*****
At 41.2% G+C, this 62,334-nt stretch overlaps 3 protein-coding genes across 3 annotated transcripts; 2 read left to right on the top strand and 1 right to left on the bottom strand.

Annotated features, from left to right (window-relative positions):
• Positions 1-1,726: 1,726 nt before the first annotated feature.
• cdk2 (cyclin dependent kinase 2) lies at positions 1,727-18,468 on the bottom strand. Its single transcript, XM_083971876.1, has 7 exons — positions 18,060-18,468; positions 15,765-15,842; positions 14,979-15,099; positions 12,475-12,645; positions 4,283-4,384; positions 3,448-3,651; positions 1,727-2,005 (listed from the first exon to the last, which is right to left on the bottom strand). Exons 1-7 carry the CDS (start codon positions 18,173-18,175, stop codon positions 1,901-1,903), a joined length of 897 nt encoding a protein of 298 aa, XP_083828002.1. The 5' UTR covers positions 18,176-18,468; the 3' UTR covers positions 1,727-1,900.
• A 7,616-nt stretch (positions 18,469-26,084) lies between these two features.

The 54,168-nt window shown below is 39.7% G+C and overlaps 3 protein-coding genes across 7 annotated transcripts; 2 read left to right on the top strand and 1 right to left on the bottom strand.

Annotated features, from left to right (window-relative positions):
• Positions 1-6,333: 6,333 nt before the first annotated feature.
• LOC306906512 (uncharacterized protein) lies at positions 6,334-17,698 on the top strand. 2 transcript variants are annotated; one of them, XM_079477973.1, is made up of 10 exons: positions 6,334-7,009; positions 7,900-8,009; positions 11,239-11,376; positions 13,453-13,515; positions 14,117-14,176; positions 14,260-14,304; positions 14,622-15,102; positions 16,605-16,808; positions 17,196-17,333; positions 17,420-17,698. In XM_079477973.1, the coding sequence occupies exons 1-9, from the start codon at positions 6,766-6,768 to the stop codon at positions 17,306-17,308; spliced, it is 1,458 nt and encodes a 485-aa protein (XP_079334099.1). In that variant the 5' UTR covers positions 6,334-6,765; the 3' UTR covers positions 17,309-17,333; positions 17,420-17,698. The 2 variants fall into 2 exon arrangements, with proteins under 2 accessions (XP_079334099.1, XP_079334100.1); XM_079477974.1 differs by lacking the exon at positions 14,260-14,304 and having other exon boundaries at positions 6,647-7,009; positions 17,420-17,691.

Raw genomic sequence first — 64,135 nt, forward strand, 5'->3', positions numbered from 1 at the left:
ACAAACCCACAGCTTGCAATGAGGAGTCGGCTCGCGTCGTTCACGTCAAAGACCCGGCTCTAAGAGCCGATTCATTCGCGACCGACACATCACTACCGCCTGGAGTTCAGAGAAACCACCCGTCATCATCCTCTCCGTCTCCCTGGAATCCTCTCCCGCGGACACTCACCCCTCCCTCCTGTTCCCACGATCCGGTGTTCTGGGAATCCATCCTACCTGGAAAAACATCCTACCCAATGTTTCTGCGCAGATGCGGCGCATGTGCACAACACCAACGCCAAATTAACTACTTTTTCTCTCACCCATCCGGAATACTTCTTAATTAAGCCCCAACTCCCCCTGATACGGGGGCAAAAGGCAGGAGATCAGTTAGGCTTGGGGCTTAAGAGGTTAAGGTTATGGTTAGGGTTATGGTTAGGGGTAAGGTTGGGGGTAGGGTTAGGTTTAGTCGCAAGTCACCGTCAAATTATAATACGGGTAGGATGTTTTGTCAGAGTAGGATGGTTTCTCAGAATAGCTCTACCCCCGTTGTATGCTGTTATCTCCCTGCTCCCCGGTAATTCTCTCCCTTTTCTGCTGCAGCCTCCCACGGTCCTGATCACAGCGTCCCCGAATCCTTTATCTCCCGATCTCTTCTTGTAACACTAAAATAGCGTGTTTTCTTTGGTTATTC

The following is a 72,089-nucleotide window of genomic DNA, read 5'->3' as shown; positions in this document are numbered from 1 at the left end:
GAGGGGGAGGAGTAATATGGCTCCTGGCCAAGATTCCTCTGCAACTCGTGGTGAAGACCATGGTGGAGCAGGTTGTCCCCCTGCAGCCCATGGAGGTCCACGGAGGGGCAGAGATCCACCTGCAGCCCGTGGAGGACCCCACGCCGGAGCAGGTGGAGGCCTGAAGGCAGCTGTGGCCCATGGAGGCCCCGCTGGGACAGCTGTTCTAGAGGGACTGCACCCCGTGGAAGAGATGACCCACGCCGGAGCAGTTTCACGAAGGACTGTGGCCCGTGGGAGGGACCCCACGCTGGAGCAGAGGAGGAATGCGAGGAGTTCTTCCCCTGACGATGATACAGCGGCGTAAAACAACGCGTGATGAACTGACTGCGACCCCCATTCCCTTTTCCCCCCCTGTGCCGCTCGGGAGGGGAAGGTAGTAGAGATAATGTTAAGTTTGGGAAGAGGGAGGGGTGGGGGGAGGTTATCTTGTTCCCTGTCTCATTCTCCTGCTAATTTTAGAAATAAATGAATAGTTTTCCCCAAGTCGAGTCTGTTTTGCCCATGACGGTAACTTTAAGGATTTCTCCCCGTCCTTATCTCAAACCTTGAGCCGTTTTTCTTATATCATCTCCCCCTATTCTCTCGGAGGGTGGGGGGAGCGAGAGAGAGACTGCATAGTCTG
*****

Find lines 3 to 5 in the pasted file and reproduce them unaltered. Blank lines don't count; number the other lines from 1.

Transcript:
• Positions 1-1,726: 1,726 nt before the first annotated feature.
• cdk2 (cyclin dependent kinase 2) lies at positions 1,727-18,468 on the bottom strand. Its single transcript, XM_083971876.1, has 7 exons — positions 18,060-18,468; positions 15,765-15,842; positions 14,979-15,099; positions 12,475-12,645; positions 4,283-4,384; positions 3,448-3,651; positions 1,727-2,005 (listed from the first exon to the last, which is right to left on the bottom strand). Exons 1-7 carry the CDS (start codon positions 18,173-18,175, stop codon positions 1,901-1,903), a joined length of 897 nt encoding a protein of 298 aa, XP_083828002.1. The 5' UTR covers positions 18,176-18,468; the 3' UTR covers positions 1,727-1,900.
• A 7,616-nt stretch (positions 18,469-26,084) lies between these two features.